If Texas cities cut police budgets, they'll lose annexation powers, governor proposes

The announcement follows a similar proposal state leaders unveiled last month that would freeze Texas cities’ property tax revenue if they defund their police forces


By Tessa Weinberg
Fort Worth Star-Telegram

AUSTIN, Texas — In his latest move to discourage cities from cutting funds from their police forces, Gov. Greg Abbott announced Thursday a proposal that would strip localities of their annexation powers.

Under the proposed legislation, if cities cut funding for their police departments, they will “forever lose” their annexation powers, and any areas and residents that have been annexed in the past will have the ability to vote to undo the move, Abbott said.

Texas Governor Greg Abbott discusses the state's coronavirus response during a press conference in Austin on March 29, 2020. (Tom Fox/The Dallas Morning News via AP, Pool)
Texas Governor Greg Abbott discusses the state's coronavirus response during a press conference in Austin on March 29, 2020. (Tom Fox/The Dallas Morning News via AP, Pool)

The announcement follows a similar proposal state leaders unveiled last month that would freeze Texas cities’ property tax revenue if they defund their police forces. Last month’s proposal came just a week after the Austin City Council unanimously voted to redirect roughly $150 million from the city’s police department — with about $20 million to be immediately removed.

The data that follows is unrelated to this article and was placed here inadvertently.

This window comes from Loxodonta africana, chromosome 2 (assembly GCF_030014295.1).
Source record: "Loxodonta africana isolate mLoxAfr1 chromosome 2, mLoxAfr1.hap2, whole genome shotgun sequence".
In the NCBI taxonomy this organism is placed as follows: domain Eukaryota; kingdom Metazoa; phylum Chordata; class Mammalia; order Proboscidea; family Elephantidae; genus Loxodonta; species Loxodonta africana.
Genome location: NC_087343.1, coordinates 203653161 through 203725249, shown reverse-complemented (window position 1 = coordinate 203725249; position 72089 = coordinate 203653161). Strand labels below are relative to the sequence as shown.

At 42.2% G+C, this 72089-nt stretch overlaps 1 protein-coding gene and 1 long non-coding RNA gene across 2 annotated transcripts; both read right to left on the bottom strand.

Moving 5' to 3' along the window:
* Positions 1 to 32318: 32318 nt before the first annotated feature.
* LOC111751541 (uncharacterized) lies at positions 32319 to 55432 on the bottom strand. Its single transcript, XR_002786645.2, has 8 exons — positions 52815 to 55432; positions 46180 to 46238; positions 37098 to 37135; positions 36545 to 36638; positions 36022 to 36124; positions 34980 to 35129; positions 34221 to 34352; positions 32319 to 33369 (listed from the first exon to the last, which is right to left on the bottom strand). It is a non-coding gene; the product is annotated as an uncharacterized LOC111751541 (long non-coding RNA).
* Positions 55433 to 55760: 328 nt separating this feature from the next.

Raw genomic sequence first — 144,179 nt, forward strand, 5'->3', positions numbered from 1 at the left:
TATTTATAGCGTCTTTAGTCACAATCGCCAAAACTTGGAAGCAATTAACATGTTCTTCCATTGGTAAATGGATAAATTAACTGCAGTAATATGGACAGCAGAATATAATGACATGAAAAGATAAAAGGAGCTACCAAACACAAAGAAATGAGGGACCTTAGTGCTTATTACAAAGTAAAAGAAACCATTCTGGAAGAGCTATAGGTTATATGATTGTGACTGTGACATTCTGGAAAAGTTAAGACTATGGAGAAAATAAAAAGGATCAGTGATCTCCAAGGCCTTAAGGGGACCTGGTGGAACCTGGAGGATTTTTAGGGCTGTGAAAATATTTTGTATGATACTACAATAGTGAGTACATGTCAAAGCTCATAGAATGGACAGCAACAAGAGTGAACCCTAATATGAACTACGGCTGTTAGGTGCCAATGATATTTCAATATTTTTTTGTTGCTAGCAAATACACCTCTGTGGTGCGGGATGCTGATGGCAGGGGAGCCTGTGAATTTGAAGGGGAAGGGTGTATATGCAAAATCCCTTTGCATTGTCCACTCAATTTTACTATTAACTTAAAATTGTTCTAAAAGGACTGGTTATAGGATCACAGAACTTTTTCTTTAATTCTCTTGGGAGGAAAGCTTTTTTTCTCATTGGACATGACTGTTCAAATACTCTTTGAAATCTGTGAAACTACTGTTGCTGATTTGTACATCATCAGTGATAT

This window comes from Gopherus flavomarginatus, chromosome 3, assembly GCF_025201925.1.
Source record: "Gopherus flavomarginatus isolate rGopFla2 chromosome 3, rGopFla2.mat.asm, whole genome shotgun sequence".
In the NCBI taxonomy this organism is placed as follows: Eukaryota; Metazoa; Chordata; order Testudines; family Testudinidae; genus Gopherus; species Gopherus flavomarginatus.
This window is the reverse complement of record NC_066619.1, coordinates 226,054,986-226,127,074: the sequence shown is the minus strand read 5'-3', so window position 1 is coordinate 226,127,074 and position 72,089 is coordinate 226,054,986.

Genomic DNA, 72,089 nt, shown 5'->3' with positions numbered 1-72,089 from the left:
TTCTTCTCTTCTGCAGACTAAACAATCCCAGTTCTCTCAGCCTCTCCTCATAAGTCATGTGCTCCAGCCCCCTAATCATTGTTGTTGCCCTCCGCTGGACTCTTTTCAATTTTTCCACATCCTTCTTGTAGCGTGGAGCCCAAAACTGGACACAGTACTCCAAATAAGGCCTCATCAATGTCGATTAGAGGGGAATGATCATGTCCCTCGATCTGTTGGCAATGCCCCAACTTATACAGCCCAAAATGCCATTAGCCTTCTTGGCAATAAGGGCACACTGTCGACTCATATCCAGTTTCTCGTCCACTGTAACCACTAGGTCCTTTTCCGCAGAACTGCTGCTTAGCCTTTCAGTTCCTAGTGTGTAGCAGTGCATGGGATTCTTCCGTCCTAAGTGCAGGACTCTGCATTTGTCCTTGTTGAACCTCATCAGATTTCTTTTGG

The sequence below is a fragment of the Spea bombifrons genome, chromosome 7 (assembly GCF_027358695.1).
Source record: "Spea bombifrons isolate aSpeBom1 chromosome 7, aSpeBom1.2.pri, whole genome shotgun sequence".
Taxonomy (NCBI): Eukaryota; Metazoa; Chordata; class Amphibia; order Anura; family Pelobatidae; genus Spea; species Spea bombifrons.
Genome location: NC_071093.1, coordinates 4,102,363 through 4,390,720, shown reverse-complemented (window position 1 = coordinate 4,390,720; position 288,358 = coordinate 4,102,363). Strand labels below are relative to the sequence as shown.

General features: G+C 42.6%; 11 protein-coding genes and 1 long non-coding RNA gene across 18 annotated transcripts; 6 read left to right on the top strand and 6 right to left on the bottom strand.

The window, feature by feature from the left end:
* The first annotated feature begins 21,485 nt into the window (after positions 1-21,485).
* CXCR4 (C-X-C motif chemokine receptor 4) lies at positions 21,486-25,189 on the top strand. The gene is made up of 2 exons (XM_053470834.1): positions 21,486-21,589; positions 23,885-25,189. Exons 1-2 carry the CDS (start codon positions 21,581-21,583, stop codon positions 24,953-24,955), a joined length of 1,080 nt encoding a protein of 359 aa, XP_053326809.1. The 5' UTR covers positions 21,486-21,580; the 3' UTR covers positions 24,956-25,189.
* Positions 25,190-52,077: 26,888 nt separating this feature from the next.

Both measures, will make it “financially impossible to defund law enforcement and it should leave Austin with no choice but to restore the cuts that they’ve already made to law enforcement,” Abbott said during a press conference Thursday, flanked by law enforcement at the Austin Police Association’s headquarters.

It’s unclear what exactly falls under the scope of the term “defund,” and Abbott said lawmakers would “go through all those nuanced details” when they reconvene for the upcoming legislative session in January.

When asked if removing funds for police for any reason would fall under the term, Abbott said he defines defunding as “exactly” what the Austin City Council voted for, and the Dallas City Council’s indication it would support a $7 million reduction in the overtime budget of the Dallas Police Department.

While other cities mull slashing their police forces’ budgets, Fort Worth Mayor Betsy Price has vowed not to cut funding to the Fort Worth Police Department to tackle issues related to public safety.

In July, Fort Worth voters renewed a half-cent sales tax, known as the Crime Control and Prevention District, for the next decade that helps fund equipment, neighborhood patrol officers and more for the Fort Worth Police Department.